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Pineda, poetry and thoughts about small press publishing

Really enjoyed the reading by Jon Pineda last week. (I would have written about it earlier, but I had a cantankerous iBook that refused to operate to my satisfaction. Thus delaying this post until today.) Being half Pinoy (or Filipino), Pineda explores themes common to those who have been removed from their heritage. He is now discovering it through poetry. The book's epigraph sums up his theme: "It's what always begins/In half dark, in half light" -- José Gracia Villa.

He read exclusively from his award-winning book, Birthmark. Poems read included, "Matamis," "Wrestling," "Arboretum," "Night Feeding," "Birthmark," and others.

The poem "Wrestling" still haunts me:
"At our first match, I wrestled a guy/I had met summers ago at a Filipino gathering, ... a few of the boys pinned my shoulders against a tree//while one punched me."

"I watched the clock as I locked a breath inside his throat."

I wanted to buy a copy of Birthmark that night but I only had $6 in my pocket and the cover price was $14.95. This displeased me greatly for I wanted a signed copy of Jon Pineda's book. Why is it that poets cannot afford poetry books? After working on a book project for the last six months, I know that the book (most likely) costs less than $4 to manufacture. This is not the poet's fault. I recently bought two books at another reading (which is probably why I only had $6 left). One book was a 275-page hard cover book for $18.50 while the other book was a 57-page soft cover book for $16.95. The poetry book was the skinny, expensive book.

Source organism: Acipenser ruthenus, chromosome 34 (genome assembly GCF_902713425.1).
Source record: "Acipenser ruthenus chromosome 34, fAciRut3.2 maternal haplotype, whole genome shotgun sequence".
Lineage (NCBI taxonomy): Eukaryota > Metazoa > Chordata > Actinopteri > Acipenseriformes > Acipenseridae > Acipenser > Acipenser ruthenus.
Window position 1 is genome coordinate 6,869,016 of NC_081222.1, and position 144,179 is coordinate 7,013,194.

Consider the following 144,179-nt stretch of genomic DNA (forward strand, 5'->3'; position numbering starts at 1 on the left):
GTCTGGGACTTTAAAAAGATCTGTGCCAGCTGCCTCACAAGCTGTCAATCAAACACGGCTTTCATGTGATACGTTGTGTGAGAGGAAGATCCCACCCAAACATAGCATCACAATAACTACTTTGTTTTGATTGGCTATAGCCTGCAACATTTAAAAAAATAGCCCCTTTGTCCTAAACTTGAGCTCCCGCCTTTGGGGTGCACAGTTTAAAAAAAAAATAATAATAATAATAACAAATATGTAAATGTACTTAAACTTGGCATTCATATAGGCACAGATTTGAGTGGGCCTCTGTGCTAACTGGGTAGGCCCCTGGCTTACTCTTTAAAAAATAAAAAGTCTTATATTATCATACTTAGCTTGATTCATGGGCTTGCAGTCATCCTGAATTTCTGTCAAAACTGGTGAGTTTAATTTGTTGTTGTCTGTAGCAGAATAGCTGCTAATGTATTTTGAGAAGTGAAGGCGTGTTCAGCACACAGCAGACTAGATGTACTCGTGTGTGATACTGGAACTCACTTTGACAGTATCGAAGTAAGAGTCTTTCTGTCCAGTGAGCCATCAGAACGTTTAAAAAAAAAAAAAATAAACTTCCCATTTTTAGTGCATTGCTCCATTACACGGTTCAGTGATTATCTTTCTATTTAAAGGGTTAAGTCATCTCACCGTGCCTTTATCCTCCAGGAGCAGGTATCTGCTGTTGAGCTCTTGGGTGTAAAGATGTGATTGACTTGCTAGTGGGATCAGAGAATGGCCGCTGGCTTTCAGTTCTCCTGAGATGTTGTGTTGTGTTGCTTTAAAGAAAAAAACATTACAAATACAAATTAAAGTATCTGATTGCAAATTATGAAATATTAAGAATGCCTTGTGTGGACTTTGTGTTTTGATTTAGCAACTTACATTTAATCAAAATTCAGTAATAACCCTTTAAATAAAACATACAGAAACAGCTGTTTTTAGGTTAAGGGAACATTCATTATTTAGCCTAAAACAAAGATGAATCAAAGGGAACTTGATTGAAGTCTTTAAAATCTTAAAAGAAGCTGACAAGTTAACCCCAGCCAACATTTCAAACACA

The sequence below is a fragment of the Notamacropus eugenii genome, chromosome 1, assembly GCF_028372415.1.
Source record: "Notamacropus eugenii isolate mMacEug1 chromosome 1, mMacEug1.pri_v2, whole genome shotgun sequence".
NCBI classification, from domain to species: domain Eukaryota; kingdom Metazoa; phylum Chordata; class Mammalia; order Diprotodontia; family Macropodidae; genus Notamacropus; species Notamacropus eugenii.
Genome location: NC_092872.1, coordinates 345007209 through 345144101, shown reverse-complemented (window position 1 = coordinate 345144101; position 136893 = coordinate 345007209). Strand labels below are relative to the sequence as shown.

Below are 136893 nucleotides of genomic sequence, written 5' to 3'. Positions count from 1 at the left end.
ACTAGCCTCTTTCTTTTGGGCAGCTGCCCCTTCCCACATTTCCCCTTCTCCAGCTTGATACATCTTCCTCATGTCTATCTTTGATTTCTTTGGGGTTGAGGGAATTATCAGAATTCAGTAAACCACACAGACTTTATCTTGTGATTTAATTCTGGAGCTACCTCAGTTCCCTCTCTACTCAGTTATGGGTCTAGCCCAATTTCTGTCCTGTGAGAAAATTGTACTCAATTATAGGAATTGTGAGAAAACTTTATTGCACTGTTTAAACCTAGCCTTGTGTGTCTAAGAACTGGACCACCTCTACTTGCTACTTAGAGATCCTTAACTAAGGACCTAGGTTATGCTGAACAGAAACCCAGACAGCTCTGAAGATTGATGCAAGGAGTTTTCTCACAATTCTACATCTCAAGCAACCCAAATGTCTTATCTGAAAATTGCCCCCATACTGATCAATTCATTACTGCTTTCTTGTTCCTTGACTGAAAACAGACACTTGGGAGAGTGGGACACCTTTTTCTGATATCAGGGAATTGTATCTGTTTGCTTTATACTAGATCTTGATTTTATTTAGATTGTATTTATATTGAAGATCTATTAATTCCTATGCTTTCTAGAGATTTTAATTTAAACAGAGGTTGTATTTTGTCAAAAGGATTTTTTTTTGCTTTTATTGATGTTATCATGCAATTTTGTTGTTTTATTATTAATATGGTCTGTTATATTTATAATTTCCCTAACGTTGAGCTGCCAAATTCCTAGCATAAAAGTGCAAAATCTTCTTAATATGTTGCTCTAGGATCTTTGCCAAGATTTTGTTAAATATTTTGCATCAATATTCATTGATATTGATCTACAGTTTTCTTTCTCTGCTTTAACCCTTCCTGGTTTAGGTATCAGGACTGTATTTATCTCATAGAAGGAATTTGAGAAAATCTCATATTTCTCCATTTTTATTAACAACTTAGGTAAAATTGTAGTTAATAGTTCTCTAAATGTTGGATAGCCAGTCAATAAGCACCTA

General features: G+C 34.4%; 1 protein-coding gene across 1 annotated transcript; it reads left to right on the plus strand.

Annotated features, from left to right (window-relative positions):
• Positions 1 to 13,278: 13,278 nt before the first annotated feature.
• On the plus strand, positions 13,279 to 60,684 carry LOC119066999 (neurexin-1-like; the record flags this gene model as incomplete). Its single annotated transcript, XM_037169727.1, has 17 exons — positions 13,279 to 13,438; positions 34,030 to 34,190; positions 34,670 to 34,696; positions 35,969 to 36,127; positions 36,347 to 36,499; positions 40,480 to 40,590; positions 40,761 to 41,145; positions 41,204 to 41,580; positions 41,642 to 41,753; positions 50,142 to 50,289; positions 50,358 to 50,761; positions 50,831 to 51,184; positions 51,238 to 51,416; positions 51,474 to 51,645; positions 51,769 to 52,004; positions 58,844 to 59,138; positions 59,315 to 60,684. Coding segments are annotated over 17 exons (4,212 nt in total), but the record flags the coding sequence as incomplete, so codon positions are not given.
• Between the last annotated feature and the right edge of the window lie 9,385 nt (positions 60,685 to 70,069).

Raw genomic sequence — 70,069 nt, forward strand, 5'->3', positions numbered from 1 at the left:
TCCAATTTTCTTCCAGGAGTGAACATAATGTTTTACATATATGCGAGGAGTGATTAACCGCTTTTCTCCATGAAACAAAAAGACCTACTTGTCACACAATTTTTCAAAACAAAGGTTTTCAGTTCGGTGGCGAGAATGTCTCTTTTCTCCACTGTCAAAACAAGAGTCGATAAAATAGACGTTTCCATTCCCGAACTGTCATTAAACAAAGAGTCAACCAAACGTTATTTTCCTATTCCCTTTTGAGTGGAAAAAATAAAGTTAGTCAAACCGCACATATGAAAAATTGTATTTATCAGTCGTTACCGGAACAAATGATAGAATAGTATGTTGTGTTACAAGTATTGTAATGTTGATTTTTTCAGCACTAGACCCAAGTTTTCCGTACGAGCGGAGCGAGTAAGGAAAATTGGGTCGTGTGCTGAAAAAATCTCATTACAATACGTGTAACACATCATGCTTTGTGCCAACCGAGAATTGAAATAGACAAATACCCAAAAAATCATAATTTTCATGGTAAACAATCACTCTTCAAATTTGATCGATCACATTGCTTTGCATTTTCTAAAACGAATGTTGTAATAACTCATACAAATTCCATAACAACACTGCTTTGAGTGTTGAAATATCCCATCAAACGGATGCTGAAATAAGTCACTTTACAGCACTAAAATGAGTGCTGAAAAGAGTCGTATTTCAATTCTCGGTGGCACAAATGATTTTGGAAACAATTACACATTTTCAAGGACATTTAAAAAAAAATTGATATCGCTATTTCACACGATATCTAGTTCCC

Maybe that's why readers don't read as much poetry--there's not much to read for 17 bucks. Forgive me again. This is not the poet's decision. I understand why this happens. Poetry publishers supposedly schedule small press runs--maybe 500 to 3000 copies per printing. With those quantities, the book production costs range from $3 to $6 per copy--possibly higher. Add mark-up for retail distribution and the cover price is logically $16.95 per copy.

I'd like to challenge that system. If poetry publishers offered a subscription based books program (i.e. an annual subscription offering three to four books), then they could print with more efficiency and pass the savings to readers. As it is currently, poetry publishers risk a lot and have to build that risk into the cover price. For example, if an independant small press offers a poetry book subscription of $39.95 for their annual series of four books, then they could operate with less risk due to the fact that they have a defined audience (i.e. subscribers) rather than a hopeful audience (i.e. retail outlets).

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